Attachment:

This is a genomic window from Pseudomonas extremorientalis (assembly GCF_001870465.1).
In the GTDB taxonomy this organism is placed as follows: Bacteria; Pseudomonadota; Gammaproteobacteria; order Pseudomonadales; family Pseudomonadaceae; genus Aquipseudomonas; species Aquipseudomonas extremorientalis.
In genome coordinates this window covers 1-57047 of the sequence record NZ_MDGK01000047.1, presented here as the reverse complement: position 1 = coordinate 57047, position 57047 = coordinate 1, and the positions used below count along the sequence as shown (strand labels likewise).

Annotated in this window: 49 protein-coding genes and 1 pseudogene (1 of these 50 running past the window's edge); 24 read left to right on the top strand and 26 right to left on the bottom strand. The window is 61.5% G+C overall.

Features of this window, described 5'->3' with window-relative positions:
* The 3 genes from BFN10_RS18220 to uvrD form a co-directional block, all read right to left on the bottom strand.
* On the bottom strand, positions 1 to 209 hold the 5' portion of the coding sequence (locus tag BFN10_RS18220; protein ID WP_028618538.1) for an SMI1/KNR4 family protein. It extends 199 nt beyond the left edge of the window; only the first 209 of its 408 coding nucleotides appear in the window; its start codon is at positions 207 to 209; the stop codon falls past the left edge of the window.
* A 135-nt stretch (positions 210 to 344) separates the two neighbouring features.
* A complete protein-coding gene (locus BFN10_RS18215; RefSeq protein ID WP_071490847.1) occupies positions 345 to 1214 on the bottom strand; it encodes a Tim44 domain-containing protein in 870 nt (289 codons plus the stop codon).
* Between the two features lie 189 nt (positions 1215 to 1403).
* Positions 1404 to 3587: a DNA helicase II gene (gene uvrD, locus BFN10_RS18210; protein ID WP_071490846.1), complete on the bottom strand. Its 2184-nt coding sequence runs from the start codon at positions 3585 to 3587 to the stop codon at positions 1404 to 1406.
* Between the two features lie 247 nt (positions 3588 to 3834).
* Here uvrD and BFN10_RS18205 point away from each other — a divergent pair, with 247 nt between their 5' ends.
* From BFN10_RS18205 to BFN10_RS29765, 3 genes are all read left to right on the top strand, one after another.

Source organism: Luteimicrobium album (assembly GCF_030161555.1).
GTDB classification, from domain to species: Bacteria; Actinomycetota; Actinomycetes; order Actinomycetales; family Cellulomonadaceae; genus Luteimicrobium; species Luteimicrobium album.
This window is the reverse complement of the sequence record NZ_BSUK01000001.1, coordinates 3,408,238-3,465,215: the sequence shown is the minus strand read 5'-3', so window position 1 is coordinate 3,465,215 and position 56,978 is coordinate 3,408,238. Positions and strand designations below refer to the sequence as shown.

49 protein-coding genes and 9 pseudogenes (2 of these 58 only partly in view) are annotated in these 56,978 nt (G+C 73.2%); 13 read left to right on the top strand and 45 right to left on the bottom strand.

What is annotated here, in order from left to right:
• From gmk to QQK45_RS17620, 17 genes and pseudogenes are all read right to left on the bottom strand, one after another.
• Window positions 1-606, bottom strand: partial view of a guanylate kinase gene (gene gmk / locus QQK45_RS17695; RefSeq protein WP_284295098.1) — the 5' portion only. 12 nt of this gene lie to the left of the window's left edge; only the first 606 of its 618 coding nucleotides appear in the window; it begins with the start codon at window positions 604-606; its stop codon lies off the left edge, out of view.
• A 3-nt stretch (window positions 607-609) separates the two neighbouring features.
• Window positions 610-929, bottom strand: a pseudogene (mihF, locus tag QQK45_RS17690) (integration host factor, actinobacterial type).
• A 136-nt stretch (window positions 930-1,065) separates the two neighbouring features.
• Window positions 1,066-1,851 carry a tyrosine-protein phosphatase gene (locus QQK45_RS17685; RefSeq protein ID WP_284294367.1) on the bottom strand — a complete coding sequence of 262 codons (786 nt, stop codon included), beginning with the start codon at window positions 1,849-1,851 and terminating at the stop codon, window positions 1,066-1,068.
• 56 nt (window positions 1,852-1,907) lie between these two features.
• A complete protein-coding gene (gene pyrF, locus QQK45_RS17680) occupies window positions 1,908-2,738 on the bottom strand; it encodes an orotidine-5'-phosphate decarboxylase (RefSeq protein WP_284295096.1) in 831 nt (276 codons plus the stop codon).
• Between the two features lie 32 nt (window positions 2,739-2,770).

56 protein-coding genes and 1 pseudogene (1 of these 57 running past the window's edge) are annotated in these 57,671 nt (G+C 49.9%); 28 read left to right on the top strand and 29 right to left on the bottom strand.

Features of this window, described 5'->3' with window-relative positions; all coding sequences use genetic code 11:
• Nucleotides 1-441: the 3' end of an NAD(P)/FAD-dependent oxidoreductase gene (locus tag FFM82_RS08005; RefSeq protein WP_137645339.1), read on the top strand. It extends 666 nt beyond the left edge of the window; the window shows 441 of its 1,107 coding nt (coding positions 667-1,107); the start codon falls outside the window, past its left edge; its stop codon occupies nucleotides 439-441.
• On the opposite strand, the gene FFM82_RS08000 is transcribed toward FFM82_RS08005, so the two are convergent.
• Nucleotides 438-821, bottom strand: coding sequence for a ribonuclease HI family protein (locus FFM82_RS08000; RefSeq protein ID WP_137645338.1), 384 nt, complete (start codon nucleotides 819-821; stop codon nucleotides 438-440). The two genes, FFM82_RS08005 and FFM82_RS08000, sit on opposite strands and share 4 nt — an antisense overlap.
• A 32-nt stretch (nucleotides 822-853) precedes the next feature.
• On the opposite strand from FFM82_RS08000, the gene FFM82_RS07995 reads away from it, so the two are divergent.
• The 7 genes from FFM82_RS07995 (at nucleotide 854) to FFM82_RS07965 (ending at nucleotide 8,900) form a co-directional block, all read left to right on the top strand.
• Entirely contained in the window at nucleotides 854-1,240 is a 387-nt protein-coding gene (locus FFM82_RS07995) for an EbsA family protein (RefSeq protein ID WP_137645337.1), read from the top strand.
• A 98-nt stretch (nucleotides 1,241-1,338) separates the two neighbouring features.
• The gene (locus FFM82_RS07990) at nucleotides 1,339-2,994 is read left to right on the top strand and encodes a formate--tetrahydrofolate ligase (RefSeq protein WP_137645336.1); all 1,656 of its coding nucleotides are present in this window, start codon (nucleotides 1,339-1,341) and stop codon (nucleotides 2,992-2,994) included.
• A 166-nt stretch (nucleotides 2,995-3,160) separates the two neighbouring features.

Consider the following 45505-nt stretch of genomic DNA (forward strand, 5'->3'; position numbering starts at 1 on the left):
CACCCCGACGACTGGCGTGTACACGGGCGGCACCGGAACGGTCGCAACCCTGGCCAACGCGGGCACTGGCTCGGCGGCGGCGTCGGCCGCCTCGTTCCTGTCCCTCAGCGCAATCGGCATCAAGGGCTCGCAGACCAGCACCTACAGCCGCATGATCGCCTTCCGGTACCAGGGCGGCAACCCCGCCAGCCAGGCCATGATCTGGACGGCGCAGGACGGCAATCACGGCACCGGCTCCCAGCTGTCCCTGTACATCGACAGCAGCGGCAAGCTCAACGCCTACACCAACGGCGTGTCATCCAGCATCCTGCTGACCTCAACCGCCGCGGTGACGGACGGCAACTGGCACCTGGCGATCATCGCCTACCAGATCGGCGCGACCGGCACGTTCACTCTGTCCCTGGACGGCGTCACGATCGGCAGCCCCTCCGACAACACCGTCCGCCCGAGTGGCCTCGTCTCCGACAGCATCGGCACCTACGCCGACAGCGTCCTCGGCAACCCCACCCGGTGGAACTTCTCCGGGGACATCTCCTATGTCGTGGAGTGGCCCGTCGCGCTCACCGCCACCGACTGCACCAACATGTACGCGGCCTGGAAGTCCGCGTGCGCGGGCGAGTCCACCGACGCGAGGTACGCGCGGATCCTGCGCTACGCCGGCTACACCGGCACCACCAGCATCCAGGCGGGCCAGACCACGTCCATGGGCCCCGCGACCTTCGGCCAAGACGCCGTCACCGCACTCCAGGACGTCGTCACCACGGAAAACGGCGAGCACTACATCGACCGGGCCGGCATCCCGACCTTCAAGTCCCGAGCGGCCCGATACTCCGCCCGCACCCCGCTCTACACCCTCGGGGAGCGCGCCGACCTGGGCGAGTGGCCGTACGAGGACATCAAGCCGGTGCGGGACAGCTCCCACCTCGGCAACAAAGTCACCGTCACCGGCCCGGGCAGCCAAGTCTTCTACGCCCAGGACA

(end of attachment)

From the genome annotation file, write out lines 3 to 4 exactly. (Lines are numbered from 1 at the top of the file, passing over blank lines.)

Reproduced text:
In genome coordinates this window covers 1-57047 of the sequence record NZ_MDGK01000047.1, presented here as the reverse complement: position 1 = coordinate 57047, position 57047 = coordinate 1, and the positions used below count along the sequence as shown (strand labels likewise).

Annotated in this window: 49 protein-coding genes and 1 pseudogene (1 of these 50 running past the window's edge); 24 read left to right on the top strand and 26 right to left on the bottom strand. The window is 61.5% G+C overall.